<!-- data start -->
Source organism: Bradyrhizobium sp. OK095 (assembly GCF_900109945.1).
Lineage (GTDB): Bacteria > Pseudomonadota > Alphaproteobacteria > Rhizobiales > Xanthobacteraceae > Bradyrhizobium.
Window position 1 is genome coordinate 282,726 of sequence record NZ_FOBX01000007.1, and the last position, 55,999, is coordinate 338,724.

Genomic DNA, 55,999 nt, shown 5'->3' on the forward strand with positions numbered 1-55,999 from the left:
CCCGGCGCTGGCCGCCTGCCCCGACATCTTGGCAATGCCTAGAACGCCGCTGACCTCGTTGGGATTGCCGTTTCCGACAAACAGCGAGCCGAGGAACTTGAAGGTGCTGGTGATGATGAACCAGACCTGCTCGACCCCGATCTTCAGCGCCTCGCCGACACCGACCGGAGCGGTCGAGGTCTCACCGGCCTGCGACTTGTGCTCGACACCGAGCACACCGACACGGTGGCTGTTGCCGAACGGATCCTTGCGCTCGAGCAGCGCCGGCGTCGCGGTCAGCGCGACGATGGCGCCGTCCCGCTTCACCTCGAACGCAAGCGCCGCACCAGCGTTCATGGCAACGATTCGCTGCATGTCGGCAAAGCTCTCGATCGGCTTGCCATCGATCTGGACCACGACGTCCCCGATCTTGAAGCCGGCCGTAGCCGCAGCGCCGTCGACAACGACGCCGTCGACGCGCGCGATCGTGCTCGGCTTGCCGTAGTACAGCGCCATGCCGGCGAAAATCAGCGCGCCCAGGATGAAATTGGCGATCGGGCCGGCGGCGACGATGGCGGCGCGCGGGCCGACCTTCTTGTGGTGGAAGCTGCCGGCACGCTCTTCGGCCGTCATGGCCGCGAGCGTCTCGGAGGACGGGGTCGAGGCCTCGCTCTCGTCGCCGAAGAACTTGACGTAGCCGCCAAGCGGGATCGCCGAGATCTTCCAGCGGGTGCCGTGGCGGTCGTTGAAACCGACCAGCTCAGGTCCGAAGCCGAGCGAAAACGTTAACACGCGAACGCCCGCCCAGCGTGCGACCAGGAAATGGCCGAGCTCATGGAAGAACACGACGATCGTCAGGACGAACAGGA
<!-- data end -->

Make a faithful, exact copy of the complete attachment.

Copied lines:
Source organism: Bradyrhizobium sp. OK095 (assembly GCF_900109945.1).
Lineage (GTDB): Bacteria > Pseudomonadota > Alphaproteobacteria > Rhizobiales > Xanthobacteraceae > Bradyrhizobium.
Window position 1 is genome coordinate 282,726 of sequence record NZ_FOBX01000007.1, and the last position, 55,999, is coordinate 338,724.

Genomic DNA, 55,999 nt, shown 5'->3' on the forward strand with positions numbered 1-55,999 from the left:
CCCGGCGCTGGCCGCCTGCCCCGACATCTTGGCAATGCCTAGAACGCCGCTGACCTCGTTGGGATTGCCGTTTCCGACAAACAGCGAGCCGAGGAACTTGAAGGTGCTGGTGATGATGAACCAGACCTGCTCGACCCCGATCTTCAGCGCCTCGCCGACACCGACCGGAGCGGTCGAGGTCTCACCGGCCTGCGACTTGTGCTCGACACCGAGCACACCGACACGGTGGCTGTTGCCGAACGGATCCTTGCGCTCGAGCAGCGCCGGCGTCGCGGTCAGCGCGACGATGGCGCCGTCCCGCTTCACCTCGAACGCAAGCGCCGCACCAGCGTTCATGGCAACGATTCGCTGCATGTCGGCAAAGCTCTCGATCGGCTTGCCATCGATCTGGACCACGACGTCCCCGATCTTGAAGCCGGCCGTAGCCGCAGCGCCGTCGACAACGACGCCGTCGACGCGCGCGATCGTGCTCGGCTTGCCGTAGTACAGCGCCATGCCGGCGAAAATCAGCGCGCCCAGGATGAAATTGGCGATCGGGCCGGCGGCGACGATGGCGGCGCGCGGGCCGACCTTCTTGTGGTGGAAGCTGCCGGCACGCTCTTCGGCCGTCATGGCCGCGAGCGTCTCGGAGGACGGGGTCGAGGCCTCGCTCTCGTCGCCGAAGAACTTGACGTAGCCGCCAAGCGGGATCGCCGAGATCTTCCAGCGGGTGCCGTGGCGGTCGTTGAAACCGACCAGCTCAGGTCCGAAGCCGAGCGAAAACGTTAACACGCGAACGCCCGCCCAGCGTGCGACCAGGAAATGGCCGAGCTCATGGAAGAACACGACGATCGTCAGGACGAACAGGA